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I just installed Ubuntu for the first time and I have no experience with Linux. One of the first things I noticed is that it appears the palm rejection for my laptop is gone. I have been googling this for an hour and tried a variety of different step-by-step guides, but for whatever reason I cannot seem to figure this out. I'm hoping someone can help me with my specific case. I would love to take the time to learn Linux, but I feel like I just need to get this out of the way first so I can type again without my hands at an incredibly unergonomic angle. I'm running 16.04 on a Dell Inspiron laptop. Thanks in advance.

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  • @Alban is correct, it's a Windows vs. Linux drivers issue, but if you like, you should be able to disable "Tap to click" in the touchpad settings. This might be inconvenient unless you have a clickpad, like on many of the newer Inspiron laptops. – Nonny Moose May 20 '17 at 18:36
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It's an old question, but seems to be unanswered so I'll throw in my two cents:

I'm running an Asus Q501D with 16.04, and I found that following this guide solved the issue.

The essence of it is modifying your xinput touchpad, which you find by running xinput list in the terminal and locating your touchpad device, whatever it be named, and its id in the output.

Then you modify the parameters using xinput set-prop [id] [prop] [setting] to enable palm rejection and change the dimensions of the palm region. You can see all of your touchpad's props in the output xinput list-props [touchpad device id].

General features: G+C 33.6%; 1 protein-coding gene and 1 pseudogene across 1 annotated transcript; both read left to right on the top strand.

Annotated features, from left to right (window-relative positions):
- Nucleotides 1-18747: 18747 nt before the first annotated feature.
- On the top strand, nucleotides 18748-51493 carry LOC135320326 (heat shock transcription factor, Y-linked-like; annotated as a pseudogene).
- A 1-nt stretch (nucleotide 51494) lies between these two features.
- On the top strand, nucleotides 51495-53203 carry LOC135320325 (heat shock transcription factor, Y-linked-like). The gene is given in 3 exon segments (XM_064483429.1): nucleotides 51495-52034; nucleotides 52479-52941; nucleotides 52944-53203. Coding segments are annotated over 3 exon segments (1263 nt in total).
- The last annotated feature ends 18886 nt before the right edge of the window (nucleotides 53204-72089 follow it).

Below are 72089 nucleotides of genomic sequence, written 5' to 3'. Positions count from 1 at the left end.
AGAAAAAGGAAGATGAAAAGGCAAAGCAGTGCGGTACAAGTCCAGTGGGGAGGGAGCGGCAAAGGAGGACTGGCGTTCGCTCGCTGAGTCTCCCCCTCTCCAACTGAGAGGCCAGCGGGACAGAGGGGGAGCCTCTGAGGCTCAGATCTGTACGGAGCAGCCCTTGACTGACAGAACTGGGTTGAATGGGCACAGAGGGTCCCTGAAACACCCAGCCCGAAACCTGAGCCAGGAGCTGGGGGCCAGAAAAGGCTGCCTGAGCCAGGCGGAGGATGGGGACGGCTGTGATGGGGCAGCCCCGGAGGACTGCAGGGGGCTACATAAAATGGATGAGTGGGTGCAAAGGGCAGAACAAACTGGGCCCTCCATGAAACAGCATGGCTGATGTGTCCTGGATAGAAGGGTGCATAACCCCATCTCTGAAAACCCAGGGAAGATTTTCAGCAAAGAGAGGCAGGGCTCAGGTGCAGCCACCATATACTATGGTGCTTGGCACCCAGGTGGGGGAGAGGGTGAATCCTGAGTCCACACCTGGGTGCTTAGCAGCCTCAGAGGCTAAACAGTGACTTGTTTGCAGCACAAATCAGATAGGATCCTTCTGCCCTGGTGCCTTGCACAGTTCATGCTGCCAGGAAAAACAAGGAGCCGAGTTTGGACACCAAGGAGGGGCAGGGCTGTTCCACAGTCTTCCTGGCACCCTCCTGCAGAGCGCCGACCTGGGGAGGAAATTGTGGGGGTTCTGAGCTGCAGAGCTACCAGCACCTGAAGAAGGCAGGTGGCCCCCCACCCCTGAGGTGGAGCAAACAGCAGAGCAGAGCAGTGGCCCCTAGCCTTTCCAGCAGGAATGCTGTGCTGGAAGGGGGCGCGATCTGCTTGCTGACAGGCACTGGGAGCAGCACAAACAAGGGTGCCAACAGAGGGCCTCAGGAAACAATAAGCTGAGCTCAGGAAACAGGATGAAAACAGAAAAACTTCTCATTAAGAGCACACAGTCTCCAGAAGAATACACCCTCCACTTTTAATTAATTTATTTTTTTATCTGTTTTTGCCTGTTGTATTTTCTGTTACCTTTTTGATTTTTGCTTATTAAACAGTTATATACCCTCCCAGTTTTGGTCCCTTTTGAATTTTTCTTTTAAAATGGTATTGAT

The relevant props were "Synaptics Palm Detection" and "Synaptics Palm Dimensions". You'll want "Synaptics Palm Detection" 1 and "Synaptics Palm Dimensions" #, # to be something that actually rejects your palm (5, 5 worked for me and the author of the article).

Then it's just a matter of adding those prop-setting commands to your Startup Applications so that they run when you reboot (and thus preserve your settings).

Again, the linked guide has a few more details and screenshots, so definitely look there if I've botched up the explanation. As a sidenote: The guide is written for 14.04, though, so maybe isn't compatible with all laptop makes depending on drivers? Users in the comment section of the guide seem to have mixed results, but could just be user error, worked just fine for my machine. Hope this helps!

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